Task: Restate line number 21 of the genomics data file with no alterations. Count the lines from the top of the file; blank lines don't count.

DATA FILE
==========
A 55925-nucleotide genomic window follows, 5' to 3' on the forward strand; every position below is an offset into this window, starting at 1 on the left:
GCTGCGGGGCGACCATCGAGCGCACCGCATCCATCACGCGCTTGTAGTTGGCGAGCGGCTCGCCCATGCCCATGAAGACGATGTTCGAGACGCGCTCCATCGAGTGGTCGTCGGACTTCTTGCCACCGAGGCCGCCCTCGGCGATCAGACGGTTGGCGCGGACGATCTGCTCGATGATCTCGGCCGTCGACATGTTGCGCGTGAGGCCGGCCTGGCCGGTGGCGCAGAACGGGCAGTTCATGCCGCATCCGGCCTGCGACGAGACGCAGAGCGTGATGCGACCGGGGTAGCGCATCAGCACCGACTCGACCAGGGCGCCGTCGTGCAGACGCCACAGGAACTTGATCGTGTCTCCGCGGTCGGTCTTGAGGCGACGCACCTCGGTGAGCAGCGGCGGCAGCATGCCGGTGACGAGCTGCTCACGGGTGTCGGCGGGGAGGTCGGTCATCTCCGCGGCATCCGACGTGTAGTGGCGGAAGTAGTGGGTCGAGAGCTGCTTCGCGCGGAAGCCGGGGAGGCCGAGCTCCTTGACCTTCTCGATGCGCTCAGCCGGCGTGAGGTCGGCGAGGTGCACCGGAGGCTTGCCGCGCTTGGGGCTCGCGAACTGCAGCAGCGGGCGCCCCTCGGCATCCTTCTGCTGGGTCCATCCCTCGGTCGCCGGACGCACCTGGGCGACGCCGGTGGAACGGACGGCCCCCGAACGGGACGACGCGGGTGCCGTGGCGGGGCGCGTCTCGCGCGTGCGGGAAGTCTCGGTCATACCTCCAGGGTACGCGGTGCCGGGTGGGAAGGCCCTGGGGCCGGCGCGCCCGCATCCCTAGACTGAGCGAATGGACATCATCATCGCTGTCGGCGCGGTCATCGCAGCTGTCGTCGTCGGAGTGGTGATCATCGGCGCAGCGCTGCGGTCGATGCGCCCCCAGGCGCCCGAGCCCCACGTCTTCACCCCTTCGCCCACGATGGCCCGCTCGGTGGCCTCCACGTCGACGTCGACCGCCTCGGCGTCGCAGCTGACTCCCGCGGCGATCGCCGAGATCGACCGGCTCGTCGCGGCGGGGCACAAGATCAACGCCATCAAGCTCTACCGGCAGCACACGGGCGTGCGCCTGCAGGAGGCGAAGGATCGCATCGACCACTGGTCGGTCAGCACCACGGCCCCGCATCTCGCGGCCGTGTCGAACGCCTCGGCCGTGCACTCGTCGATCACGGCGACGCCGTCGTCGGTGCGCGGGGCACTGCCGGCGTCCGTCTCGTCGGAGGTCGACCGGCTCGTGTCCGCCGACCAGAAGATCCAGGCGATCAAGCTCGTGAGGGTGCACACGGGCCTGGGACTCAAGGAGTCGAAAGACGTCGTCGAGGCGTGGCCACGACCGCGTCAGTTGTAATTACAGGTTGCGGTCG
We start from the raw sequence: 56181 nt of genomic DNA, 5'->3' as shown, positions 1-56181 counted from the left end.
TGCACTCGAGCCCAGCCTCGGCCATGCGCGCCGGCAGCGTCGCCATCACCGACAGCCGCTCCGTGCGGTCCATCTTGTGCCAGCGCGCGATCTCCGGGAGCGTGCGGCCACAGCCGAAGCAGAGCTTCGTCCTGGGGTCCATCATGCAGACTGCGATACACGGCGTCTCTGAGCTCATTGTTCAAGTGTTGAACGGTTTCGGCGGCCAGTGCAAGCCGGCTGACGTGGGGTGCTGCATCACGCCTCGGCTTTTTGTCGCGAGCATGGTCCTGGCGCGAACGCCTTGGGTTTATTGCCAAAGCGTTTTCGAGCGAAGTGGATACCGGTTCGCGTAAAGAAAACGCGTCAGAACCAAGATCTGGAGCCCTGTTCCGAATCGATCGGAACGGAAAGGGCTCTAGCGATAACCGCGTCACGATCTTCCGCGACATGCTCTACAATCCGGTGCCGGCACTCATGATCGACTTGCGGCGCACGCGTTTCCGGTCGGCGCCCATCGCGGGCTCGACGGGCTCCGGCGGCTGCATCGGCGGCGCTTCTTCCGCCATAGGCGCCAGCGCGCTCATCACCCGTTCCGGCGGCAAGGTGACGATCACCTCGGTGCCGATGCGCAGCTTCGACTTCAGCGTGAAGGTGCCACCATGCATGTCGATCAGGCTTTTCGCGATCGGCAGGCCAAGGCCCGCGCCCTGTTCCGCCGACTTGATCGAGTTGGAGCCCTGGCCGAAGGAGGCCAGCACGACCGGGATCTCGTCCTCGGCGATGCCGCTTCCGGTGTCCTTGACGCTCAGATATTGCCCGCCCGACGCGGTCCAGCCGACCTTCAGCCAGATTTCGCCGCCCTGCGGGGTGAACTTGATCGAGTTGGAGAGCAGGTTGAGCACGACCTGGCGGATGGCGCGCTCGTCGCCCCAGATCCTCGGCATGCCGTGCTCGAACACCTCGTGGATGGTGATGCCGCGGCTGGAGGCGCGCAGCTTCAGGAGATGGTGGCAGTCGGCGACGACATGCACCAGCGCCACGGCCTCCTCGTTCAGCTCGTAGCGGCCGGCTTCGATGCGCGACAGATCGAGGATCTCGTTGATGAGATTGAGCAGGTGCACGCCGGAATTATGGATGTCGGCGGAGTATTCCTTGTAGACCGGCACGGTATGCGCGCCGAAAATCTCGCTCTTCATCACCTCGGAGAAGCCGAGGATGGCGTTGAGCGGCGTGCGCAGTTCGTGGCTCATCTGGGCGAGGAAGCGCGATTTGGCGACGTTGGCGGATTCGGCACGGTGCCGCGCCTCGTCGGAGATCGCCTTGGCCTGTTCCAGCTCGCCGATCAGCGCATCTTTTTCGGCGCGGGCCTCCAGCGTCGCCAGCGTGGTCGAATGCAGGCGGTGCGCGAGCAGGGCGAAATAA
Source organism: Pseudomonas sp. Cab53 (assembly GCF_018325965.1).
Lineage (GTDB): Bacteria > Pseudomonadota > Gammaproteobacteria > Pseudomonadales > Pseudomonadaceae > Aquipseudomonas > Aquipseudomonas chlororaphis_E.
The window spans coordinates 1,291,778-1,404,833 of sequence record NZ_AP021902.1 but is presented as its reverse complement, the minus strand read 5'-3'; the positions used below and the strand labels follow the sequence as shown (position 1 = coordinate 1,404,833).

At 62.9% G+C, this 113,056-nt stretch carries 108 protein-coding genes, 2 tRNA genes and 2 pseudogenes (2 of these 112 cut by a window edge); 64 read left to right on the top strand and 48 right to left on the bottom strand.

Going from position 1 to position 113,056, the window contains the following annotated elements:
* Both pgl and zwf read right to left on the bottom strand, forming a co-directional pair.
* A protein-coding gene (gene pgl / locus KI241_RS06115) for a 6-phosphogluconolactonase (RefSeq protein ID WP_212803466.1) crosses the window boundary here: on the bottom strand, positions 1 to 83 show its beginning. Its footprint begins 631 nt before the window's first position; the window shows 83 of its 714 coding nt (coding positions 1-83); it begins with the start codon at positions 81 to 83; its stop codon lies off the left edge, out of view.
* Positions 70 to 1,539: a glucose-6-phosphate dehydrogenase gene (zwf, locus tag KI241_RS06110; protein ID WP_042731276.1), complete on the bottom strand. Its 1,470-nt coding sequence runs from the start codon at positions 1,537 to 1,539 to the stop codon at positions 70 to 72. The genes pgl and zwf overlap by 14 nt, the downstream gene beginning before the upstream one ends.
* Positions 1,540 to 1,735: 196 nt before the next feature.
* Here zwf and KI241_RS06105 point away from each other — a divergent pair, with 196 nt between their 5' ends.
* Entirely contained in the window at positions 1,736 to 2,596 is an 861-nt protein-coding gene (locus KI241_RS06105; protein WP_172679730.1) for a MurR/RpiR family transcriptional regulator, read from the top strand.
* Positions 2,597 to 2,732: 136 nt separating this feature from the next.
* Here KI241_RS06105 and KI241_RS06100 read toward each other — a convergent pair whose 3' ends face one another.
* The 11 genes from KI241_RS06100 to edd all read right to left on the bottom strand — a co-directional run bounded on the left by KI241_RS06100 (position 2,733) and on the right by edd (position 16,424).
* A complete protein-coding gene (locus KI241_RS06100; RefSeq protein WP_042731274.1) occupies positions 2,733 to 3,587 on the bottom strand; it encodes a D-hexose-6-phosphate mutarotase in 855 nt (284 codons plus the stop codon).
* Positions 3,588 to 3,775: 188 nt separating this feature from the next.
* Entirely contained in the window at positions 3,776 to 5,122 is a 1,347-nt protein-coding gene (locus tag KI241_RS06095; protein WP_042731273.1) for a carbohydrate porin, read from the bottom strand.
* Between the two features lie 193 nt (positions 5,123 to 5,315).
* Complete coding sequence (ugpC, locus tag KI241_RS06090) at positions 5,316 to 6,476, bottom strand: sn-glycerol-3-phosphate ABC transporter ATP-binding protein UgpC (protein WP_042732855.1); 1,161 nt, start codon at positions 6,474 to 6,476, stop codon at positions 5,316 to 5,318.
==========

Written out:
* Entirely contained in the window at positions 3,776 to 5,122 is a 1,347-nt protein-coding gene (locus tag KI241_RS06095; protein WP_042731273.1) for a carbohydrate porin, read from the bottom strand.